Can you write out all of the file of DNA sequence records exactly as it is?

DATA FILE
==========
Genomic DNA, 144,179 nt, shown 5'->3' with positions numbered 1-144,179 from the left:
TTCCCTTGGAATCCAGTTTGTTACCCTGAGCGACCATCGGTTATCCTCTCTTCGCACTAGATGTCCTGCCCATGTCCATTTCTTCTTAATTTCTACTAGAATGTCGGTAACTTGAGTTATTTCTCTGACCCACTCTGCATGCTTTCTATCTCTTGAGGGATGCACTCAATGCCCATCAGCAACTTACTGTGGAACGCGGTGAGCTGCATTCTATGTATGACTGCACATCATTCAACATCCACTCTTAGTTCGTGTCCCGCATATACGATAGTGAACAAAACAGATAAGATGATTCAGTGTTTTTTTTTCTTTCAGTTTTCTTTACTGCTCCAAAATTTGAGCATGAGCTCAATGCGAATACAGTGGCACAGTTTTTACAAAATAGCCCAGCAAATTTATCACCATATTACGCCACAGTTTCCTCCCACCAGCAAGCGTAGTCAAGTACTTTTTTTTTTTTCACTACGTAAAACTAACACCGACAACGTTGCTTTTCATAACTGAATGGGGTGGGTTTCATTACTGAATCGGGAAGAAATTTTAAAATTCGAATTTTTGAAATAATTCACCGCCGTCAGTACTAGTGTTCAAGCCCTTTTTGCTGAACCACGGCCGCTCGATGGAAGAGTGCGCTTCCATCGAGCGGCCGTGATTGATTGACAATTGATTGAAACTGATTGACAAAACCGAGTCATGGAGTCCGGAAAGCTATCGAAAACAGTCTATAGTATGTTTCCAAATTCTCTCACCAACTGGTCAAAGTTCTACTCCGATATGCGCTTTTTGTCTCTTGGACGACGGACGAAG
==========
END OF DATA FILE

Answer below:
Genomic DNA, 144,179 nt, shown 5'->3' with positions numbered 1-144,179 from the left:
TTCCCTTGGAATCCAGTTTGTTACCCTGAGCGACCATCGGTTATCCTCTCTTCGCACTAGATGTCCTGCCCATGTCCATTTCTTCTTAATTTCTACTAGAATGTCGGTAACTTGAGTTATTTCTCTGACCCACTCTGCATGCTTTCTATCTCTTGAGGGATGCACTCAATGCCCATCAGCAACTTACTGTGGAACGCGGTGAGCTGCATTCTATGTATGACTGCACATCATTCAACATCCACTCTTAGTTCGTGTCCCGCATATACGATAGTGAACAAAACAGATAAGATGATTCAGTGTTTTTTTTTCTTTCAGTTTTCTTTACTGCTCCAAAATTTGAGCATGAGCTCAATGCGAATACAGTGGCACAGTTTTTACAAAATAGCCCAGCAAATTTATCACCATATTACGCCACAGTTTCCTCCCACCAGCAAGCGTAGTCAAGTACTTTTTTTTTTTTCACTACGTAAAACTAACACCGACAACGTTGCTTTTCATAACTGAATGGGGTGGGTTTCATTACTGAATCGGGAAGAAATTTTAAAATTCGAATTTTTGAAATAATTCACCGCCGTCAGTACTAGTGTTCAAGCCCTTTTTGCTGAACCACGGCCGCTCGATGGAAGAGTGCGCTTCCATCGAGCGGCCGTGATTGATTGACAATTGATTGAAACTGATTGACAAAACCGAGTCATGGAGTCCGGAAAGCTATCGAAAACAGTCTATAGTATGTTTCCAAATTCTCTCACCAACTGGTCAAAGTTCTACTCCGATATGCGCTTTTTGTCTCTTGGACGACGGACGAAG